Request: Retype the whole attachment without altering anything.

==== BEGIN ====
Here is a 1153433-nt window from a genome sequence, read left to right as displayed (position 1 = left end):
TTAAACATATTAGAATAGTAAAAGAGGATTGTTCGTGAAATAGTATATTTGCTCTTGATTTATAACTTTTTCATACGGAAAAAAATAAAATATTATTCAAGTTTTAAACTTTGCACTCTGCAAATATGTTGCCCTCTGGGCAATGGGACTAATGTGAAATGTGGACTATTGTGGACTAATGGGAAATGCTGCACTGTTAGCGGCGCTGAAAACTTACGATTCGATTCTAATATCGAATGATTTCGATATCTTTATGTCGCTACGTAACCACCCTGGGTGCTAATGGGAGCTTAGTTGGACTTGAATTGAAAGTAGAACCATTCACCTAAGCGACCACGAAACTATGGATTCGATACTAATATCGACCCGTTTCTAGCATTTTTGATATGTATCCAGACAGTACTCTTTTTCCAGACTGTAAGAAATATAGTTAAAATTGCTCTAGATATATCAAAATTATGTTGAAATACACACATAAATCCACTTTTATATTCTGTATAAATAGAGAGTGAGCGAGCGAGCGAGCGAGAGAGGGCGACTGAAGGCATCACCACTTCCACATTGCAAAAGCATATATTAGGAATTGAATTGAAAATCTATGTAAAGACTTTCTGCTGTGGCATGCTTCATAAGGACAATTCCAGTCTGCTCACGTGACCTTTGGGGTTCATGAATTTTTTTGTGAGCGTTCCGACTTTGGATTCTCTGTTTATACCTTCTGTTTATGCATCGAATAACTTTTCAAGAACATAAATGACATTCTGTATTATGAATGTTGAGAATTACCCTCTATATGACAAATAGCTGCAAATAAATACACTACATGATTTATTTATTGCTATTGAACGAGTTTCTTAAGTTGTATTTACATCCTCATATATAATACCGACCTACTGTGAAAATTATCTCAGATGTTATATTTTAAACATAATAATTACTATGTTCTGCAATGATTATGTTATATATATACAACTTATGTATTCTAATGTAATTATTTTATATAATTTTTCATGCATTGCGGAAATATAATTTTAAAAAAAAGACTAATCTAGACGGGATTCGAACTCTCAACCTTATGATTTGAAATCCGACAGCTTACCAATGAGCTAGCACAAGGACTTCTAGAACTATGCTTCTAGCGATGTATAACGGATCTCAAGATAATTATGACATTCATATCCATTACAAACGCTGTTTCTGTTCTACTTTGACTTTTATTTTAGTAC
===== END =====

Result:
Here is a 1153433-nt window from a genome sequence, read left to right as displayed (position 1 = left end):
TTAAACATATTAGAATAGTAAAAGAGGATTGTTCGTGAAATAGTATATTTGCTCTTGATTTATAACTTTTTCATACGGAAAAAAATAAAATATTATTCAAGTTTTAAACTTTGCACTCTGCAAATATGTTGCCCTCTGGGCAATGGGACTAATGTGAAATGTGGACTATTGTGGACTAATGGGAAATGCTGCACTGTTAGCGGCGCTGAAAACTTACGATTCGATTCTAATATCGAATGATTTCGATATCTTTATGTCGCTACGTAACCACCCTGGGTGCTAATGGGAGCTTAGTTGGACTTGAATTGAAAGTAGAACCATTCACCTAAGCGACCACGAAACTATGGATTCGATACTAATATCGACCCGTTTCTAGCATTTTTGATATGTATCCAGACAGTACTCTTTTTCCAGACTGTAAGAAATATAGTTAAAATTGCTCTAGATATATCAAAATTATGTTGAAATACACACATAAATCCACTTTTATATTCTGTATAAATAGAGAGTGAGCGAGCGAGCGAGCGAGAGAGGGCGACTGAAGGCATCACCACTTCCACATTGCAAAAGCATATATTAGGAATTGAATTGAAAATCTATGTAAAGACTTTCTGCTGTGGCATGCTTCATAAGGACAATTCCAGTCTGCTCACGTGACCTTTGGGGTTCATGAATTTTTTTGTGAGCGTTCCGACTTTGGATTCTCTGTTTATACCTTCTGTTTATGCATCGAATAACTTTTCAAGAACATAAATGACATTCTGTATTATGAATGTTGAGAATTACCCTCTATATGACAAATAGCTGCAAATAAATACACTACATGATTTATTTATTGCTATTGAACGAGTTTCTTAAGTTGTATTTACATCCTCATATATAATACCGACCTACTGTGAAAATTATCTCAGATGTTATATTTTAAACATAATAATTACTATGTTCTGCAATGATTATGTTATATATATACAACTTATGTATTCTAATGTAATTATTTTATATAATTTTTCATGCATTGCGGAAATATAATTTTAAAAAAAAGACTAATCTAGACGGGATTCGAACTCTCAACCTTATGATTTGAAATCCGACAGCTTACCAATGAGCTAGCACAAGGACTTCTAGAACTATGCTTCTAGCGATGTATAACGGATCTCAAGATAATTATGACATTCATATCCATTACAAACGCTGTTTCTGTTCTACTTTGACTTTTATTTTAGTAC